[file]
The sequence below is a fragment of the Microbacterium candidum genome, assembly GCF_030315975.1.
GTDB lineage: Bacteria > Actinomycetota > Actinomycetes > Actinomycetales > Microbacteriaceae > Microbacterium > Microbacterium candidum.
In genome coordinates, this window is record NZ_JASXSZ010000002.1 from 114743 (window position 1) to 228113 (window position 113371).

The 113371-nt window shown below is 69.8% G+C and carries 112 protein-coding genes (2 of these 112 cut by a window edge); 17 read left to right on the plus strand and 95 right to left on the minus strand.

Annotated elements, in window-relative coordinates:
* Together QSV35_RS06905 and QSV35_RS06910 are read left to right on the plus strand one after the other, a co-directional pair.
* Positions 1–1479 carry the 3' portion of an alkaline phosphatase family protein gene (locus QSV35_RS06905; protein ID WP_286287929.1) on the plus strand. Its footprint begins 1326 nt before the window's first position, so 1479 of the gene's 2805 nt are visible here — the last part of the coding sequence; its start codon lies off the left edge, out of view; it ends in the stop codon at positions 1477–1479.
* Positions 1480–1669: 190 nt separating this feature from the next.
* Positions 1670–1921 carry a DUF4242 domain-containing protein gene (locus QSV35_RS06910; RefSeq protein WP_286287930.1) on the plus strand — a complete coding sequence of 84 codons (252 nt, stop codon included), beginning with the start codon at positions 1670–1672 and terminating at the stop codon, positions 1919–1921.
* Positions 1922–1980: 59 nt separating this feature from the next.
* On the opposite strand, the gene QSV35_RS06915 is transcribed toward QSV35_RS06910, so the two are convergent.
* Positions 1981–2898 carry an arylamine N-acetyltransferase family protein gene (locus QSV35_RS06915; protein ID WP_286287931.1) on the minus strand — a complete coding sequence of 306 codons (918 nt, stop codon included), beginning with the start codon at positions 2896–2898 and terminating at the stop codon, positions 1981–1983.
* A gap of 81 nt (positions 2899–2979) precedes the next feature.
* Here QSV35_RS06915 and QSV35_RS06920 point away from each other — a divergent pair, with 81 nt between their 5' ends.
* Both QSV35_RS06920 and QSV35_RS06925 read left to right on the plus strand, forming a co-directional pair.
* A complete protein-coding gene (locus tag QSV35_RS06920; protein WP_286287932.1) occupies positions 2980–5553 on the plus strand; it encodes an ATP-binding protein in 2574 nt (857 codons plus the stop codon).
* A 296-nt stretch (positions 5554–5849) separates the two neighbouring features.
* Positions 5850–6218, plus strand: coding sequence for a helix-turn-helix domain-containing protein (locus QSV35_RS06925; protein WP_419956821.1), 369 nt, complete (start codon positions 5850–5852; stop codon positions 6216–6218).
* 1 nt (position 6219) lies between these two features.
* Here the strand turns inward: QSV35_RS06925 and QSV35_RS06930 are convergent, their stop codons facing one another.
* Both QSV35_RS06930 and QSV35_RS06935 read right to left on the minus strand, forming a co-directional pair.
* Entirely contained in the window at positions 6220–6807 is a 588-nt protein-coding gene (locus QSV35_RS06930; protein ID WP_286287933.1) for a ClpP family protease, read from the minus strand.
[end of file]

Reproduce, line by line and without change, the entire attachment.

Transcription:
The sequence below is a fragment of the Microbacterium candidum genome, assembly GCF_030315975.1.
GTDB lineage: Bacteria > Actinomycetota > Actinomycetes > Actinomycetales > Microbacteriaceae > Microbacterium > Microbacterium candidum.
In genome coordinates, this window is record NZ_JASXSZ010000002.1 from 114743 (window position 1) to 228113 (window position 113371).

The 113371-nt window shown below is 69.8% G+C and carries 112 protein-coding genes (2 of these 112 cut by a window edge); 17 read left to right on the plus strand and 95 right to left on the minus strand.

Annotated elements, in window-relative coordinates:
* Together QSV35_RS06905 and QSV35_RS06910 are read left to right on the plus strand one after the other, a co-directional pair.
* Positions 1–1479 carry the 3' portion of an alkaline phosphatase family protein gene (locus QSV35_RS06905; protein ID WP_286287929.1) on the plus strand. Its footprint begins 1326 nt before the window's first position, so 1479 of the gene's 2805 nt are visible here — the last part of the coding sequence; its start codon lies off the left edge, out of view; it ends in the stop codon at positions 1477–1479.
* Positions 1480–1669: 190 nt separating this feature from the next.
* Positions 1670–1921 carry a DUF4242 domain-containing protein gene (locus QSV35_RS06910; RefSeq protein WP_286287930.1) on the plus strand — a complete coding sequence of 84 codons (252 nt, stop codon included), beginning with the start codon at positions 1670–1672 and terminating at the stop codon, positions 1919–1921.
* Positions 1922–1980: 59 nt separating this feature from the next.
* On the opposite strand, the gene QSV35_RS06915 is transcribed toward QSV35_RS06910, so the two are convergent.
* Positions 1981–2898 carry an arylamine N-acetyltransferase family protein gene (locus QSV35_RS06915; protein ID WP_286287931.1) on the minus strand — a complete coding sequence of 306 codons (918 nt, stop codon included), beginning with the start codon at positions 2896–2898 and terminating at the stop codon, positions 1981–1983.
* A gap of 81 nt (positions 2899–2979) precedes the next feature.
* Here QSV35_RS06915 and QSV35_RS06920 point away from each other — a divergent pair, with 81 nt between their 5' ends.
* Both QSV35_RS06920 and QSV35_RS06925 read left to right on the plus strand, forming a co-directional pair.
* A complete protein-coding gene (locus tag QSV35_RS06920; protein WP_286287932.1) occupies positions 2980–5553 on the plus strand; it encodes an ATP-binding protein in 2574 nt (857 codons plus the stop codon).
* A 296-nt stretch (positions 5554–5849) separates the two neighbouring features.
* Positions 5850–6218, plus strand: coding sequence for a helix-turn-helix domain-containing protein (locus QSV35_RS06925; protein WP_419956821.1), 369 nt, complete (start codon positions 5850–5852; stop codon positions 6216–6218).
* 1 nt (position 6219) lies between these two features.
* Here the strand turns inward: QSV35_RS06925 and QSV35_RS06930 are convergent, their stop codons facing one another.
* Both QSV35_RS06930 and QSV35_RS06935 read right to left on the minus strand, forming a co-directional pair.
* Entirely contained in the window at positions 6220–6807 is a 588-nt protein-coding gene (locus QSV35_RS06930; protein ID WP_286287933.1) for a ClpP family protease, read from the minus strand.